You might know this, but password strength and best practices are one of the most important aspects of your cybersecurity. Here’s a scary statistic for you: in 2019, 80% of data breaches were caused by a compromised password. Password best practices are that important. But it’s getting increasingly difficult to follow the best advice simply because there are so many passwords.
You have passwords for your personal accounts, like your bank, utilities, and even your email. Then you have passwords for your professional accounts. Many of you may be using your personal email accounts to conduct business. So your password usage crosses between personal and professional.
Providers know that passwords are important so they’ve stepped up their security protocols. Adding things like secondary and multi-level authentication. These are great features that help protect your data, but it also makes things far more complicated.
Password Managers Are a Necessity for Better Security
Did you know that the average employee has 191 different passwords? Consider that. And then you need to recognize that many of these platforms also need secondary authentication of some method. It’s a lot to remember. Most of your employees will forget passwords.
More dangerous, a high percentage of them will reuse the same passwords or similar passwords with slight variations. Those are terrible practices. If you use the same password across multiple accounts, only one needs to be compromised. The bad actor will have access to all the accounts that share that password. And, if they get your email, they can easily change passwords on any account linked to it.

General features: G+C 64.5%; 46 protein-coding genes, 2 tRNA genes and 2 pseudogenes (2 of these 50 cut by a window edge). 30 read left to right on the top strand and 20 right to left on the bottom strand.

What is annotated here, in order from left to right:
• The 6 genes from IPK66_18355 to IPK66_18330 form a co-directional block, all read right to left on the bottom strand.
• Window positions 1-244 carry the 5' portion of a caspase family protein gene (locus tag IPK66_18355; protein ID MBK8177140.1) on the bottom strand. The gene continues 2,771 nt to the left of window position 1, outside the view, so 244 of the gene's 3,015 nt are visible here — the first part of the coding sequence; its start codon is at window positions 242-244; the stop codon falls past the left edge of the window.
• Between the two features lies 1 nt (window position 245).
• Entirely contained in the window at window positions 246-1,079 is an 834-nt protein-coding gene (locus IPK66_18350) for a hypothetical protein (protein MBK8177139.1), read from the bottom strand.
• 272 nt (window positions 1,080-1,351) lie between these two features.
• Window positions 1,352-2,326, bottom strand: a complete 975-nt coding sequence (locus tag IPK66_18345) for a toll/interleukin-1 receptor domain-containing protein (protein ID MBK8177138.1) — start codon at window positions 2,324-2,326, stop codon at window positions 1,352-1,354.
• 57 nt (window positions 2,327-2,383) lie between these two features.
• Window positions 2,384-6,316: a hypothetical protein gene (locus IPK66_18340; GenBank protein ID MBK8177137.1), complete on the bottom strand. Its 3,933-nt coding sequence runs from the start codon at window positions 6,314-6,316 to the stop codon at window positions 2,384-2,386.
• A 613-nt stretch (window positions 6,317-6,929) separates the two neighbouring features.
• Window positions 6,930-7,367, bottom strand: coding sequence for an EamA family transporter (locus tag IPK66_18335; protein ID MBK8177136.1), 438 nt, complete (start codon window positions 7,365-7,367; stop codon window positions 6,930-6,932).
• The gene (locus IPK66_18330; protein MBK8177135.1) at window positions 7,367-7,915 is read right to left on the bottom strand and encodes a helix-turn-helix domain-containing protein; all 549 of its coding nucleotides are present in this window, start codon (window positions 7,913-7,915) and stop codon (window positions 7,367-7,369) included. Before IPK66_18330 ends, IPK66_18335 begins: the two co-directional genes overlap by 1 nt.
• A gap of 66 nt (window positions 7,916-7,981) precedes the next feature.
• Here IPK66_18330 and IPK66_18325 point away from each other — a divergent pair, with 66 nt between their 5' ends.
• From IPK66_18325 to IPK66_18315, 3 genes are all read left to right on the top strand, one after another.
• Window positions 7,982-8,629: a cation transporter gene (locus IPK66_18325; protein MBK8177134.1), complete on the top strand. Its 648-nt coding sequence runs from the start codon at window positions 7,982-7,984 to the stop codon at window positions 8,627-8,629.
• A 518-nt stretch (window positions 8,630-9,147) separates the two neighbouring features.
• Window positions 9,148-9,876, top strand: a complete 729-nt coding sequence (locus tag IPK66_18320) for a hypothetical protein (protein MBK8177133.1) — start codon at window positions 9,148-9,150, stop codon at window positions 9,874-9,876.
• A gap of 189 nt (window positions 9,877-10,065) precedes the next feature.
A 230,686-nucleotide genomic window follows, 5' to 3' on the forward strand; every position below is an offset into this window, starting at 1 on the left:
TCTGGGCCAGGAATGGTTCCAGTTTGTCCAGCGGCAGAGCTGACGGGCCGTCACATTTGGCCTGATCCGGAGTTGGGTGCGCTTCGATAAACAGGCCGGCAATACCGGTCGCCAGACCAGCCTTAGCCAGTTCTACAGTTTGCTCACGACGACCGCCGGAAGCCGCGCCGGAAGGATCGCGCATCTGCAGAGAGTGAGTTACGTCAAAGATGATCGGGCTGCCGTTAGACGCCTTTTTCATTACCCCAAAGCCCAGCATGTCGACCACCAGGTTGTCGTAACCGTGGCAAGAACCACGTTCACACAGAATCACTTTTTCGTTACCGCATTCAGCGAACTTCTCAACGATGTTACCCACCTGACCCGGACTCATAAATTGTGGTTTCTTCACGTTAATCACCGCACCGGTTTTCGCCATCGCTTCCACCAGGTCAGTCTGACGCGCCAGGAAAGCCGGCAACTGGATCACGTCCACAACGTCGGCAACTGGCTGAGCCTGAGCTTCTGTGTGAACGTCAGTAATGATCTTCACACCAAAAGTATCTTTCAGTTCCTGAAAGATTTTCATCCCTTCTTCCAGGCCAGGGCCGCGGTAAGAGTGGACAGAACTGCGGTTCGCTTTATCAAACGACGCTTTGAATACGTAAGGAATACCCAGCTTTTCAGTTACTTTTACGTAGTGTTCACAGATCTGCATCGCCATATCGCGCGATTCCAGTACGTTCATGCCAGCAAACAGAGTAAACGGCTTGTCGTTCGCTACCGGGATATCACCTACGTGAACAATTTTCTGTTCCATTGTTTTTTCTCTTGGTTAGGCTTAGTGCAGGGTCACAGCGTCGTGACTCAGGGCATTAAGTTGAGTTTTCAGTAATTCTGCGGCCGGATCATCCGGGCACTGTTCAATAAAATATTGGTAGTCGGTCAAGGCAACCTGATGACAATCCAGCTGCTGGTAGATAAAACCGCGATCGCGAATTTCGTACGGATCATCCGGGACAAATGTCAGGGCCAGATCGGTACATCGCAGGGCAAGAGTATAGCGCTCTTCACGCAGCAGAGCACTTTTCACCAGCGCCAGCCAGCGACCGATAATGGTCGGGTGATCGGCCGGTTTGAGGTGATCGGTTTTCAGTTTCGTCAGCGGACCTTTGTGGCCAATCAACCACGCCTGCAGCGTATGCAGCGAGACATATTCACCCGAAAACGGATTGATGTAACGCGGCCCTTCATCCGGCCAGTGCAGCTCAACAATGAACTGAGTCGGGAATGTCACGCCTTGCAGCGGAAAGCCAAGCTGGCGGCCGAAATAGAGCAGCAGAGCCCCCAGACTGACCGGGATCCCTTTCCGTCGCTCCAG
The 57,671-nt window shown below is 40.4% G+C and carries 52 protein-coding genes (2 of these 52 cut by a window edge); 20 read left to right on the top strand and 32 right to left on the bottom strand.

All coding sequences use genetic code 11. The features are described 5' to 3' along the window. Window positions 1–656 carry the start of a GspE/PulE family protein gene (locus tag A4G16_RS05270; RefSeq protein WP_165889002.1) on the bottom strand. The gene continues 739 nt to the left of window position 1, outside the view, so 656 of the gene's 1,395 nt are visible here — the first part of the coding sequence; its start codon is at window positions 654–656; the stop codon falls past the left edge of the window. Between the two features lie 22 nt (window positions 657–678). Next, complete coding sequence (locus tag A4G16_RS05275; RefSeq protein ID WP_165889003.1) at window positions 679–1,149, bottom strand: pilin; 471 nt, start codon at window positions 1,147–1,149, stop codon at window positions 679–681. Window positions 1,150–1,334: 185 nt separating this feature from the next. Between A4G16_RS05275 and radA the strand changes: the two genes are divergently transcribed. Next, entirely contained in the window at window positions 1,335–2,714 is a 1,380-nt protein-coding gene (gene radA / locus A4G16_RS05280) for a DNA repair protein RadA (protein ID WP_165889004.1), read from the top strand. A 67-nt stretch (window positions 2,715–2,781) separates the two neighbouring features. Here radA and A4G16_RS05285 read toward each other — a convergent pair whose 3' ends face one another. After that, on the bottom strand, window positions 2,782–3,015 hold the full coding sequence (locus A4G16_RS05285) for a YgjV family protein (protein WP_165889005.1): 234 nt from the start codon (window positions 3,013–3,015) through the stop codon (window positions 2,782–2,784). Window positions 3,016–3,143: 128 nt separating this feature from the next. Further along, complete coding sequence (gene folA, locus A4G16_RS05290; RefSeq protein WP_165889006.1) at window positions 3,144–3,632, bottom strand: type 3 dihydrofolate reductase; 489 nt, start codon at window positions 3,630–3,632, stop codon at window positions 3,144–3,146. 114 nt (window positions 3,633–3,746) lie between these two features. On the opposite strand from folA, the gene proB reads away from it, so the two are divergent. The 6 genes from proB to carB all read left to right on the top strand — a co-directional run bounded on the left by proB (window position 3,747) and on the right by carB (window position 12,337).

Scary stuff. Especially when you’re dealing with a lot of high-end data or even compromising your own personal financial information. So what’s the best way to keep all of your passwords unique without forgetting them? By employing a password manager.
A password manager can store all of your passwords, create long, complicated passwords for you and store them, so that you don’t have to remember any of the information. All you need to remember is the main password for the manager itself.
Your password manager does the rest. And it’s actually more secure because the password manager is making up passwords that have nothing to do with the user personally. One of the top ways hackers access passwords is by using social engineering to “guess” at possible scenarios. It’s not possible when the passwords are auto generated.
Choosing Your Password Manager in 2021
There are some great password managers on the market. Some are free and others have paid services. You should do your own research on the offerings to make sure they have the plans that work for you. Here are a few of the popular ones on the market:
LastPass – LastPass has a freemium basic plan and the single or family plans are only a few dollars every month.
DashLane – DashLane has password management for individual users and for businesses.
Keeper – This password manager has plans for individuals and businesses and is highly rated.
1Password – This password manager comes with a range of services for businesses, teams, families, and individuals.
There are a lot of password managers to choose from and any of them would be better than reusing passwords or using faulty, easily guessed passwords.
A password manager can help bolster your cybersecurity and make your life a lot simpler. It’s definitely easier than having to reset your password every time you forget one. Which, let’s be honest, you’re probably doing at least a few times every week.